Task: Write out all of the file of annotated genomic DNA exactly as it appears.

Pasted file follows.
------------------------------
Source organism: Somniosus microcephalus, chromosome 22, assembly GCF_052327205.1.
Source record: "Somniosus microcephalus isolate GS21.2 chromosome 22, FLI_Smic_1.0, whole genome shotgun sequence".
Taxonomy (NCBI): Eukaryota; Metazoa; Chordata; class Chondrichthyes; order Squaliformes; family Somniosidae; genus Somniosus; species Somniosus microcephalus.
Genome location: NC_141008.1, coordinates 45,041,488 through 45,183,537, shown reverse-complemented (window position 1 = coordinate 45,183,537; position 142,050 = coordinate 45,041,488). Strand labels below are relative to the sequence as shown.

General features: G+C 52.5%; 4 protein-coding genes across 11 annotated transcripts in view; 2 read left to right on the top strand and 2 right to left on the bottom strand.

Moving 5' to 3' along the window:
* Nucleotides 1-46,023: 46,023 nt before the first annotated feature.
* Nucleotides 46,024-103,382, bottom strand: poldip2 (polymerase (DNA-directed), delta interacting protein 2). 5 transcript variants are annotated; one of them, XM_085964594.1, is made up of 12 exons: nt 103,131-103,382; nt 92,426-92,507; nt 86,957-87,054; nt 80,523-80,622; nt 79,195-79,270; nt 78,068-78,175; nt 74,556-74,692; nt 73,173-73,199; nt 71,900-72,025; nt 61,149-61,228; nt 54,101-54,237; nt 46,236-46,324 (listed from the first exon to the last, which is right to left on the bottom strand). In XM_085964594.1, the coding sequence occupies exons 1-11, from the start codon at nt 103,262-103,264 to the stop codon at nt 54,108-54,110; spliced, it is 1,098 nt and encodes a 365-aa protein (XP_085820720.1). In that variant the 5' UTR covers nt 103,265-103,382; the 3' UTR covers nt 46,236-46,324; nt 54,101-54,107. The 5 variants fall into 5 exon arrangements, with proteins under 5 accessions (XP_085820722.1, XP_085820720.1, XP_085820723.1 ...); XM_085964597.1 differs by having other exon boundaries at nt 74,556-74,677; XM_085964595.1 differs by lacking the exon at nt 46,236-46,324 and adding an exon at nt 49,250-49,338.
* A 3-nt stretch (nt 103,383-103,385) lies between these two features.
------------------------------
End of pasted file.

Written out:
Source organism: Somniosus microcephalus, chromosome 22, assembly GCF_052327205.1.
Source record: "Somniosus microcephalus isolate GS21.2 chromosome 22, FLI_Smic_1.0, whole genome shotgun sequence".
Taxonomy (NCBI): Eukaryota; Metazoa; Chordata; class Chondrichthyes; order Squaliformes; family Somniosidae; genus Somniosus; species Somniosus microcephalus.
Genome location: NC_141008.1, coordinates 45,041,488 through 45,183,537, shown reverse-complemented (window position 1 = coordinate 45,183,537; position 142,050 = coordinate 45,041,488). Strand labels below are relative to the sequence as shown.

General features: G+C 52.5%; 4 protein-coding genes across 11 annotated transcripts in view; 2 read left to right on the top strand and 2 right to left on the bottom strand.

Moving 5' to 3' along the window:
* Nucleotides 1-46,023: 46,023 nt before the first annotated feature.
* Nucleotides 46,024-103,382, bottom strand: poldip2 (polymerase (DNA-directed), delta interacting protein 2). 5 transcript variants are annotated; one of them, XM_085964594.1, is made up of 12 exons: nt 103,131-103,382; nt 92,426-92,507; nt 86,957-87,054; nt 80,523-80,622; nt 79,195-79,270; nt 78,068-78,175; nt 74,556-74,692; nt 73,173-73,199; nt 71,900-72,025; nt 61,149-61,228; nt 54,101-54,237; nt 46,236-46,324 (listed from the first exon to the last, which is right to left on the bottom strand). In XM_085964594.1, the coding sequence occupies exons 1-11, from the start codon at nt 103,262-103,264 to the stop codon at nt 54,108-54,110; spliced, it is 1,098 nt and encodes a 365-aa protein (XP_085820720.1). In that variant the 5' UTR covers nt 103,265-103,382; the 3' UTR covers nt 46,236-46,324; nt 54,101-54,107. The 5 variants fall into 5 exon arrangements, with proteins under 5 accessions (XP_085820722.1, XP_085820720.1, XP_085820723.1 ...); XM_085964597.1 differs by having other exon boundaries at nt 74,556-74,677; XM_085964595.1 differs by lacking the exon at nt 46,236-46,324 and adding an exon at nt 49,250-49,338.
* A 3-nt stretch (nt 103,383-103,385) lies between these two features.